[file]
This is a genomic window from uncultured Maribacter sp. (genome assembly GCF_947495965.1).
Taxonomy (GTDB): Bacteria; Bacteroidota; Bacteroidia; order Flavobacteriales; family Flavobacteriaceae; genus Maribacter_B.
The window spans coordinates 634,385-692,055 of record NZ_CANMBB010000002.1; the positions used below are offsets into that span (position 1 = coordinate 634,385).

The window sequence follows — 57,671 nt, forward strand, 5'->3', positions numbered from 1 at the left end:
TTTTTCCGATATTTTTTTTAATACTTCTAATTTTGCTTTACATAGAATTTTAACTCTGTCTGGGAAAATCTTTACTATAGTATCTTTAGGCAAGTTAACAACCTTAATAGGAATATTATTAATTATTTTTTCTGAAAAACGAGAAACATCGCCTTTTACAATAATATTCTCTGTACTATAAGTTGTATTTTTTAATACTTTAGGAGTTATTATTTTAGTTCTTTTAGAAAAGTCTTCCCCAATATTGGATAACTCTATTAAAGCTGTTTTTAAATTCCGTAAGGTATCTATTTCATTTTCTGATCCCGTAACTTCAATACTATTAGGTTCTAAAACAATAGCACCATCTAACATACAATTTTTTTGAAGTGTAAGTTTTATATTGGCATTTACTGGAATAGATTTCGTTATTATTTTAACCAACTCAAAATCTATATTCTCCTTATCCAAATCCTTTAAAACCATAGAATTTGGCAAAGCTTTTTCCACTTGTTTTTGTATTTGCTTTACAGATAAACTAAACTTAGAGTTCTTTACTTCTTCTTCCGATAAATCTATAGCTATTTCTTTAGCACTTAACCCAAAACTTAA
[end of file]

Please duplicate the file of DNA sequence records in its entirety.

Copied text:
This is a genomic window from uncultured Maribacter sp. (genome assembly GCF_947495965.1).
Taxonomy (GTDB): Bacteria; Bacteroidota; Bacteroidia; order Flavobacteriales; family Flavobacteriaceae; genus Maribacter_B.
The window spans coordinates 634,385-692,055 of record NZ_CANMBB010000002.1; the positions used below are offsets into that span (position 1 = coordinate 634,385).

The window sequence follows — 57,671 nt, forward strand, 5'->3', positions numbered from 1 at the left end:
TTTTTCCGATATTTTTTTTAATACTTCTAATTTTGCTTTACATAGAATTTTAACTCTGTCTGGGAAAATCTTTACTATAGTATCTTTAGGCAAGTTAACAACCTTAATAGGAATATTATTAATTATTTTTTCTGAAAAACGAGAAACATCGCCTTTTACAATAATATTCTCTGTACTATAAGTTGTATTTTTTAATACTTTAGGAGTTATTATTTTAGTTCTTTTAGAAAAGTCTTCCCCAATATTGGATAACTCTATTAAAGCTGTTTTTAAATTCCGTAAGGTATCTATTTCATTTTCTGATCCCGTAACTTCAATACTATTAGGTTCTAAAACAATAGCACCATCTAACATACAATTTTTTTGAAGTGTAAGTTTTATATTGGCATTTACTGGAATAGATTTCGTTATTATTTTAACCAACTCAAAATCTATATTCTCCTTATCCAAATCCTTTAAAACCATAGAATTTGGCAAAGCTTTTTCCACTTGTTTTTGTATTTGCTTTACAGATAAACTAAACTTAGAGTTCTTTACTTCTTCTTCCGATAAATCTATAGCTATTTCTTTAGCACTTAACCCAAAACTTAA